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Publication Briefs

Study Suggests Disparities in Healthcare Coverage and Access among American Indian/Alaska Native Veterans


  • American Indian/Alaska Native (AIAN) Veterans have considerable disparities in healthcare coverage and access to care compared to non-Hispanic white Veterans. For example, AIAN Veterans are nearly twice as likely to be uninsured, even after adjusting for sociodemographic and economic characteristics.
  • AIAN Veterans are significantly less likely to report private coverage and significantly more likely to report public coverage, military coverage, and be uninsured.
  • Regarding barriers to healthcare, AIAN Veterans were significantly more likely to delay healthcare due to not getting timely appointments, not getting through on the telephone, and having transportation problems.

While the Indian Health Service (IHS) plays an important role in providing access to healthcare for American Indian/Alaska Native (AIAN) Veterans who reside on or near reservations, many AIAN Veterans reside in urban areas or other places not served by the IHS. Moreover, the IHS is underfunded, which has led to rationing of healthcare even among eligible Veterans. This study examined healthcare coverage and disparities in access to healthcare for AIAN Veterans compared with non-Hispanic white Veterans. Using data from the National Health Interview Survey (1997-2006), investigators identified 34,504 AIAN and white Veterans ages 18 to 64. Investigators then examined healthcare coverage - private, public (e.g., Medicaid, Medicare), and military/VA, as well as access to care and sociodemographics (e.g., gender, age, education, employment, region of residence). Although access to IHS is reported, IHS alone was not considered health insurance coverage. Beginning in 1998, respondents reporting access to IHS but not to any other insurance were universally considered uninsured by federal agencies conducting surveys on health insurance.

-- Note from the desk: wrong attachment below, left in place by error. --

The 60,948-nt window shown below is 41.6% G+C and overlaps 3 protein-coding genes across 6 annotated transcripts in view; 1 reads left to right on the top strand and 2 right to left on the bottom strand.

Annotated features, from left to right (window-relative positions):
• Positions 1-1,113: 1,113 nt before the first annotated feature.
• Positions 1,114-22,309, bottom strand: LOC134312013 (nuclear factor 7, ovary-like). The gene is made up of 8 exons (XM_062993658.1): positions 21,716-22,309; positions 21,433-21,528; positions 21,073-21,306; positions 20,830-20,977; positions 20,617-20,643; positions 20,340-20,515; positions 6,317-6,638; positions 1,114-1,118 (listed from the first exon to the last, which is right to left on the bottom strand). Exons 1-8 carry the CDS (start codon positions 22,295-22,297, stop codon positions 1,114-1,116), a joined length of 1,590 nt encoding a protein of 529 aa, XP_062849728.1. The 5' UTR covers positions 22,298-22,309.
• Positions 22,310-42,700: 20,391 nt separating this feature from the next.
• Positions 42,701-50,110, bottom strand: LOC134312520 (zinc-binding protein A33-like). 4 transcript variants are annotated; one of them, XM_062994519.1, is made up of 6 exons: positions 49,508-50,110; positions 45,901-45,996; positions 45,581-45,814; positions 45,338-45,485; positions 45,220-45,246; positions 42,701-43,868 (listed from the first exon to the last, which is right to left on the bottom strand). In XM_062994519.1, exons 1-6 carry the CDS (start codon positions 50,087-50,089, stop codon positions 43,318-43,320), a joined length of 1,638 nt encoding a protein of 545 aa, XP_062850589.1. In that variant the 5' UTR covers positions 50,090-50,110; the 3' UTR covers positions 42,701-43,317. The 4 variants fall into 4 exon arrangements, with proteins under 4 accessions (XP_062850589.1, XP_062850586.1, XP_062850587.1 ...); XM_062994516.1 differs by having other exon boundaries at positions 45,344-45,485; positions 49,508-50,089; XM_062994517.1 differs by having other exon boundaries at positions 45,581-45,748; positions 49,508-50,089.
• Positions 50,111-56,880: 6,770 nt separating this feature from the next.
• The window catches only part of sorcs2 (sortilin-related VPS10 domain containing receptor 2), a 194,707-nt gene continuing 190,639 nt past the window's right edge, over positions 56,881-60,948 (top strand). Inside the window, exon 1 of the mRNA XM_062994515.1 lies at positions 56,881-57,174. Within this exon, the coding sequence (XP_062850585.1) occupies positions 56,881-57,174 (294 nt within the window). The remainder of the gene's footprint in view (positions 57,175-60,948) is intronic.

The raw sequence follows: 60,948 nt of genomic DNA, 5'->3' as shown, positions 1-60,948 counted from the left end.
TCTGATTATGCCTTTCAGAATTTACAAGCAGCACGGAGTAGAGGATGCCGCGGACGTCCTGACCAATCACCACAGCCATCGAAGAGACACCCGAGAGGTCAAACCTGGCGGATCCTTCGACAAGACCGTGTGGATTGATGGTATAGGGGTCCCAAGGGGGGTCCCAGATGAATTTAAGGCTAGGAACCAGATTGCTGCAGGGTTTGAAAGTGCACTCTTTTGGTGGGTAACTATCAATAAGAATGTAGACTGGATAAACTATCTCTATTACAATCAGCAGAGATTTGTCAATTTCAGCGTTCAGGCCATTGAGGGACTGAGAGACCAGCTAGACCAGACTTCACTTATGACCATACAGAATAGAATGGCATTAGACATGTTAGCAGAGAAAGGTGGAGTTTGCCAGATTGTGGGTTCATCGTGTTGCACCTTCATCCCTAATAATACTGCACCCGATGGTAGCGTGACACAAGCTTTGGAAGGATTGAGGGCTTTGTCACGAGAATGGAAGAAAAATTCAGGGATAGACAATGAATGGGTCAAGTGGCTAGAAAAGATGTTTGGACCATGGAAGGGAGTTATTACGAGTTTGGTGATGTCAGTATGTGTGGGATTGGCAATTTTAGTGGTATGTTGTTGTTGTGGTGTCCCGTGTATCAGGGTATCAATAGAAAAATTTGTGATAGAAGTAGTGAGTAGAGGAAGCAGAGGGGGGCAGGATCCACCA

• The survey used in this study excludes active duty military personnel, and includes only honorably discharged Veterans by self-report.
  • National surveys more often include AIAN Veterans from urban areas who may be systematically different than AIAN Veterans residing on reservations or in rural settings.

In 2003, IHS and VA signed a memorandum of understanding to "encourage cooperation and resource sharing" and "to deliver quality of health care services and enhance the health status of American Indian and Alaska Native Veterans." Implementation of these collaborative efforts is underway, but there are still Veterans who do not access services through either VA or IHS. This study provides a population perspective on access disparities that includes this latter group.

Dr. Carlson is part of HSR&D's Center for Chronic Disease Outcomes Research in Minneapolis.

PubMed Logo Johnson P, Carlson K, and Hearst M. Healthcare Disparities for American Indian Veterans in the U.S.: A Population-Based Study. Medical Care June 2010;48(6):563-69.

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